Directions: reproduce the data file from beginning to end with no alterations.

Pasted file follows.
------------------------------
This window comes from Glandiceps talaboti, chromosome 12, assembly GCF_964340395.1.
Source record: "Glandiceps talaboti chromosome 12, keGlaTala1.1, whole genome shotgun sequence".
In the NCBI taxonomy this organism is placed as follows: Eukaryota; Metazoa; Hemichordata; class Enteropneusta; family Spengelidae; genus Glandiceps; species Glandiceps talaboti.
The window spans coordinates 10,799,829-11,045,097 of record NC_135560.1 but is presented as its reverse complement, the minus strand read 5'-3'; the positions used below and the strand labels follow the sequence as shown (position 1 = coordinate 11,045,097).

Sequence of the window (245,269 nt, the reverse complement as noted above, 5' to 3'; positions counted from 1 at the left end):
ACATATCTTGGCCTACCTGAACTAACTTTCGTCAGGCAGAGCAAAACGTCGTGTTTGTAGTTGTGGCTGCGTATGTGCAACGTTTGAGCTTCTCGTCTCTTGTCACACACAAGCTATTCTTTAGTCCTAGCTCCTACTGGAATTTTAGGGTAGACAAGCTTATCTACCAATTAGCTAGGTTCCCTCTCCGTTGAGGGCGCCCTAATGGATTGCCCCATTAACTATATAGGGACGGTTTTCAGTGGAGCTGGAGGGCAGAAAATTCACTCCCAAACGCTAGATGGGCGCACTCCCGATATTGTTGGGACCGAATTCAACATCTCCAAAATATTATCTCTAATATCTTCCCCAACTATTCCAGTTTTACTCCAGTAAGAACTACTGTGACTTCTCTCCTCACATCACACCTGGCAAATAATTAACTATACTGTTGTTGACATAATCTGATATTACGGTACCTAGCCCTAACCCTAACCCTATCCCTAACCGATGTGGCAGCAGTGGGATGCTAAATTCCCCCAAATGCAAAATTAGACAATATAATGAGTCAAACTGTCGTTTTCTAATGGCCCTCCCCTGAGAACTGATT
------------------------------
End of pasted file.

This window comes from Glandiceps talaboti, chromosome 12, assembly GCF_964340395.1.
Source record: "Glandiceps talaboti chromosome 12, keGlaTala1.1, whole genome shotgun sequence".
In the NCBI taxonomy this organism is placed as follows: Eukaryota; Metazoa; Hemichordata; class Enteropneusta; family Spengelidae; genus Glandiceps; species Glandiceps talaboti.
The window spans coordinates 10,799,829-11,045,097 of record NC_135560.1 but is presented as its reverse complement, the minus strand read 5'-3'; the positions used below and the strand labels follow the sequence as shown (position 1 = coordinate 11,045,097).

Sequence of the window (245,269 nt, the reverse complement as noted above, 5' to 3'; positions counted from 1 at the left end):
ACATATCTTGGCCTACCTGAACTAACTTTCGTCAGGCAGAGCAAAACGTCGTGTTTGTAGTTGTGGCTGCGTATGTGCAACGTTTGAGCTTCTCGTCTCTTGTCACACACAAGCTATTCTTTAGTCCTAGCTCCTACTGGAATTTTAGGGTAGACAAGCTTATCTACCAATTAGCTAGGTTCCCTCTCCGTTGAGGGCGCCCTAATGGATTGCCCCATTAACTATATAGGGACGGTTTTCAGTGGAGCTGGAGGGCAGAAAATTCACTCCCAAACGCTAGATGGGCGCACTCCCGATATTGTTGGGACCGAATTCAACATCTCCAAAATATTATCTCTAATATCTTCCCCAACTATTCCAGTTTTACTCCAGTAAGAACTACTGTGACTTCTCTCCTCACATCACACCTGGCAAATAATTAACTATACTGTTGTTGACATAATCTGATATTACGGTACCTAGCCCTAACCCTAACCCTATCCCTAACCGATGTGGCAGCAGTGGGATGCTAAATTCCCCCAAATGCAAAATTAGACAATATAATGAGTCAAACTGTCGTTTTCTAATGGCCCTCCCCTGAGAACTGATT